Humbled by how gracious Ogilvy's been to me over the last few weeks, and last five years.
I was looking for a pair of shoes. Something fairly particular. After a bit of searching I came across a brand I liked. No reason to name names.
I scoured their website, found the pair I liked and decided I needed to try them on before ordering.
Only problem is I couldn't find a retail locator on their site. So I found their Twitter handle and asked very politely, twice, if someone could help me find a retailer in Chicago.
Then I sent an email asking the same thing.
Finally I walked Michigan Avenue and found a department store that carried the brand. They had the shoe, but not my size. But no big deal - I had confirmed my choice.
So I did what I always do - ordered them from Zappos. Came the next day. As sure of a sure bet out there.
I love the shoes. Would probably buy another pair. This, despite having a pretty poor experience with the brand (really, no experience at all).
The moral here is that a lot of companies have Zappos to thank for bridging the customer experience gap. I hope they realize that. Both Zappos and the brands they sell.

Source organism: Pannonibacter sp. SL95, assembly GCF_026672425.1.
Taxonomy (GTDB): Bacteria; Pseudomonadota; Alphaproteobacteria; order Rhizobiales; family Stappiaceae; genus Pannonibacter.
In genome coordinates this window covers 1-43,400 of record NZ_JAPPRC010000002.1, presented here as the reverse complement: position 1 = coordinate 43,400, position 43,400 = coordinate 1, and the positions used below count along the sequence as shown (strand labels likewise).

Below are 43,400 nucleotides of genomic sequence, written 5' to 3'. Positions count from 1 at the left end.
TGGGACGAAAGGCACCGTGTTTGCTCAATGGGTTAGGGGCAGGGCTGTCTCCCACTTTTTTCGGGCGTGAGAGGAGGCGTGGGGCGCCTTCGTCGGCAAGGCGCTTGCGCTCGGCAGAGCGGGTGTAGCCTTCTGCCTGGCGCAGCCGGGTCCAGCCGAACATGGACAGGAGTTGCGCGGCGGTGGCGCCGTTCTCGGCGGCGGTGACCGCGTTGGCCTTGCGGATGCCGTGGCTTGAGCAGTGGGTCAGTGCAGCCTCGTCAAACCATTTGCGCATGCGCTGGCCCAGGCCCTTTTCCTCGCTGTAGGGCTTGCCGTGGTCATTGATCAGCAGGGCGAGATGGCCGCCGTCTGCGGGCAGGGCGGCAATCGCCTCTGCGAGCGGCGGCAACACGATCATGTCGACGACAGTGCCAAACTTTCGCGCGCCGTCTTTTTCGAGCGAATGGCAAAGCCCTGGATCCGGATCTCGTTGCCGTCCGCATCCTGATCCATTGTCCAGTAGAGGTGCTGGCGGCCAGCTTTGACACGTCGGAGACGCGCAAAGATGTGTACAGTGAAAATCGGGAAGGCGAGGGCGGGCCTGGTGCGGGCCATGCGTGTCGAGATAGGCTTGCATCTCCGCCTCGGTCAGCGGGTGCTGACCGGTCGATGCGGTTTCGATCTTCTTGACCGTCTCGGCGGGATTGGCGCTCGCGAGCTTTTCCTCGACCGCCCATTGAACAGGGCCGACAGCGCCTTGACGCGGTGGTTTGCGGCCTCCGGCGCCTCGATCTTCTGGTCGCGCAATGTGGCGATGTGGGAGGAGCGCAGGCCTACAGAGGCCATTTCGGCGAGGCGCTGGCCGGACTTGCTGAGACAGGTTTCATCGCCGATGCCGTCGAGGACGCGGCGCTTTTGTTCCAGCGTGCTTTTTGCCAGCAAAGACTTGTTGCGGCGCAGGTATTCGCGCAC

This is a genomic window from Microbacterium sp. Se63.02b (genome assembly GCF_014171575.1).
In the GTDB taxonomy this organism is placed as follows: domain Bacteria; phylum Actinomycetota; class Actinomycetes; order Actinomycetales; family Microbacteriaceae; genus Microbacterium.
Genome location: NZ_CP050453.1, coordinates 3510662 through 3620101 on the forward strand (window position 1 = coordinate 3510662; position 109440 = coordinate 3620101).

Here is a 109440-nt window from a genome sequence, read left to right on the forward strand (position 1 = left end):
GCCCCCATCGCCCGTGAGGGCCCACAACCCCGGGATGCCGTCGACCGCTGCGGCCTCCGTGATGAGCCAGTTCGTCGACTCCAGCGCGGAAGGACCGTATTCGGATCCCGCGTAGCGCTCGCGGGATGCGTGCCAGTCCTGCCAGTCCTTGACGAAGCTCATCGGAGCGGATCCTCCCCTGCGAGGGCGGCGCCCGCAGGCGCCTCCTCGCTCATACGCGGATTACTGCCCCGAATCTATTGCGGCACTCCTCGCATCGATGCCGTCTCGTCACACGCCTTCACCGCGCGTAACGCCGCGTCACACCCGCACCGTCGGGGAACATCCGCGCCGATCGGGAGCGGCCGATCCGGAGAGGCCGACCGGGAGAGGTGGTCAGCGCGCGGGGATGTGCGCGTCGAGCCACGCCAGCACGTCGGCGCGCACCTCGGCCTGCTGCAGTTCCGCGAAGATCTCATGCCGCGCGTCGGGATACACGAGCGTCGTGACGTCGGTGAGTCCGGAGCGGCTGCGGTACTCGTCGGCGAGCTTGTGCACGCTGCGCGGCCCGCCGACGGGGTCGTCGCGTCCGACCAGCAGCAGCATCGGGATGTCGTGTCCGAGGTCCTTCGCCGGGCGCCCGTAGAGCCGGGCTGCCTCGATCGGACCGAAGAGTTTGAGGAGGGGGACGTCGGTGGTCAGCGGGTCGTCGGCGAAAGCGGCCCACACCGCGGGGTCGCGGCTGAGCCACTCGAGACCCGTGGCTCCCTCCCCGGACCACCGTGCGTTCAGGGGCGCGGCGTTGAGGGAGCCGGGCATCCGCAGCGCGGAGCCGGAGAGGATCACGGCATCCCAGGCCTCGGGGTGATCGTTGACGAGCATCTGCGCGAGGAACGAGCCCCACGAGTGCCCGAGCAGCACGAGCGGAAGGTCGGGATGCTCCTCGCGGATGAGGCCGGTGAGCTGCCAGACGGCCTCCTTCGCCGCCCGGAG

I'm not a traditional sales guy. Not really a sales guy at all. Rather than being pushy I take a more consultative approach, whether I'm working with an existing client or trying to win a new piece of business.
Something I just don't get is when salespeople use false scarcity and/or scare tactics to make a sale. I see it all the time ...
Only 2 remaining!
Limited time offer!
I've got people banging down my door for this widget. Don't miss your chance.
If you don't get on Twitter right away someone is going to high-jack your reputation.
I'm actually in the market for a fairly big ticket item right now. There are plenty of these widgets in the marketplace, some worth more than others based on their condition. I recently met a guy selling one of these widgets that I'd rate on the higher end of the quality spectrum; but not so high that I can't find it somewhere else with a little bit of looking.
So this guy threw a line at me: Oh man, I've got like 15 potential buyers. If you are interested you should move fast.
False scarcity AND scare tactics.
Because what he's really saying is: My item is so unique that everyone wants it, and you'd be a fool to miss the chance to have it.
Really? Then why haven't you sold it yet? And why would I waste my time competing with the other 15 buyers when I can go find another widget? And how do you know I'm ready to buy?